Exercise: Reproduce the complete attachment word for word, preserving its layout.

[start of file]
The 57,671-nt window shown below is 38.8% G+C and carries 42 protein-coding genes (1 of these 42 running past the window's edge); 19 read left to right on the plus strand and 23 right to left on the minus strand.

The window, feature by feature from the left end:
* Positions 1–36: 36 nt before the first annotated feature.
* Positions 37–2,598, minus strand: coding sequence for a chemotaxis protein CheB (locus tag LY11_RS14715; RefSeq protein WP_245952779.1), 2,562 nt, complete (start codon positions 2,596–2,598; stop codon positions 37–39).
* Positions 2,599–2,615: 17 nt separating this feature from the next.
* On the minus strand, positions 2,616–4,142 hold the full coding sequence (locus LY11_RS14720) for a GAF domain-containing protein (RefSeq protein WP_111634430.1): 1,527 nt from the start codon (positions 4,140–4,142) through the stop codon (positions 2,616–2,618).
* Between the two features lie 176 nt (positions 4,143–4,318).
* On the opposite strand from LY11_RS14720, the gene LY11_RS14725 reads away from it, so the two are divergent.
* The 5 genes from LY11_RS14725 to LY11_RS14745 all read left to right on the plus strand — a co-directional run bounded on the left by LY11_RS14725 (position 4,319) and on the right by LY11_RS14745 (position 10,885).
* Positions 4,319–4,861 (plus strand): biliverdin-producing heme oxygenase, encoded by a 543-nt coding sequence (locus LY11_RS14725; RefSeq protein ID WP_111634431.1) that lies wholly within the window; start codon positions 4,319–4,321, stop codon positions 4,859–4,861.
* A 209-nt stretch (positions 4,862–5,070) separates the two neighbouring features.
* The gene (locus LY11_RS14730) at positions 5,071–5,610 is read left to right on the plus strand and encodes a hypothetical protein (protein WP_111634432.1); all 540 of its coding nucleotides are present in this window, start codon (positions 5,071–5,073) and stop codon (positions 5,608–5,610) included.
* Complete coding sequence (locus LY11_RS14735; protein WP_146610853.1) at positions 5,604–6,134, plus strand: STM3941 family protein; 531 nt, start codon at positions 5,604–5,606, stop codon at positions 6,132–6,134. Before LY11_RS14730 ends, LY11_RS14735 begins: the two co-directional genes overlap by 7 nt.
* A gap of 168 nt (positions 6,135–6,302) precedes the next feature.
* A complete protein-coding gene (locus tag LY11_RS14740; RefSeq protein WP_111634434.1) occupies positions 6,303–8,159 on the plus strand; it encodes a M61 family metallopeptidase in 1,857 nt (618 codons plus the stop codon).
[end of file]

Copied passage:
The 57,671-nt window shown below is 38.8% G+C and carries 42 protein-coding genes (1 of these 42 running past the window's edge); 19 read left to right on the plus strand and 23 right to left on the minus strand.

The window, feature by feature from the left end:
* Positions 1–36: 36 nt before the first annotated feature.
* Positions 37–2,598, minus strand: coding sequence for a chemotaxis protein CheB (locus tag LY11_RS14715; RefSeq protein WP_245952779.1), 2,562 nt, complete (start codon positions 2,596–2,598; stop codon positions 37–39).
* Positions 2,599–2,615: 17 nt separating this feature from the next.
* On the minus strand, positions 2,616–4,142 hold the full coding sequence (locus LY11_RS14720) for a GAF domain-containing protein (RefSeq protein WP_111634430.1): 1,527 nt from the start codon (positions 4,140–4,142) through the stop codon (positions 2,616–2,618).
* Between the two features lie 176 nt (positions 4,143–4,318).
* On the opposite strand from LY11_RS14720, the gene LY11_RS14725 reads away from it, so the two are divergent.
* The 5 genes from LY11_RS14725 to LY11_RS14745 all read left to right on the plus strand — a co-directional run bounded on the left by LY11_RS14725 (position 4,319) and on the right by LY11_RS14745 (position 10,885).
* Positions 4,319–4,861 (plus strand): biliverdin-producing heme oxygenase, encoded by a 543-nt coding sequence (locus LY11_RS14725; RefSeq protein ID WP_111634431.1) that lies wholly within the window; start codon positions 4,319–4,321, stop codon positions 4,859–4,861.
* A 209-nt stretch (positions 4,862–5,070) separates the two neighbouring features.
* The gene (locus LY11_RS14730) at positions 5,071–5,610 is read left to right on the plus strand and encodes a hypothetical protein (protein WP_111634432.1); all 540 of its coding nucleotides are present in this window, start codon (positions 5,071–5,073) and stop codon (positions 5,608–5,610) included.
* Complete coding sequence (locus LY11_RS14735; protein WP_146610853.1) at positions 5,604–6,134, plus strand: STM3941 family protein; 531 nt, start codon at positions 5,604–5,606, stop codon at positions 6,132–6,134. Before LY11_RS14730 ends, LY11_RS14735 begins: the two co-directional genes overlap by 7 nt.
* A gap of 168 nt (positions 6,135–6,302) precedes the next feature.
* A complete protein-coding gene (locus tag LY11_RS14740; RefSeq protein WP_111634434.1) occupies positions 6,303–8,159 on the plus strand; it encodes a M61 family metallopeptidase in 1,857 nt (618 codons plus the stop codon).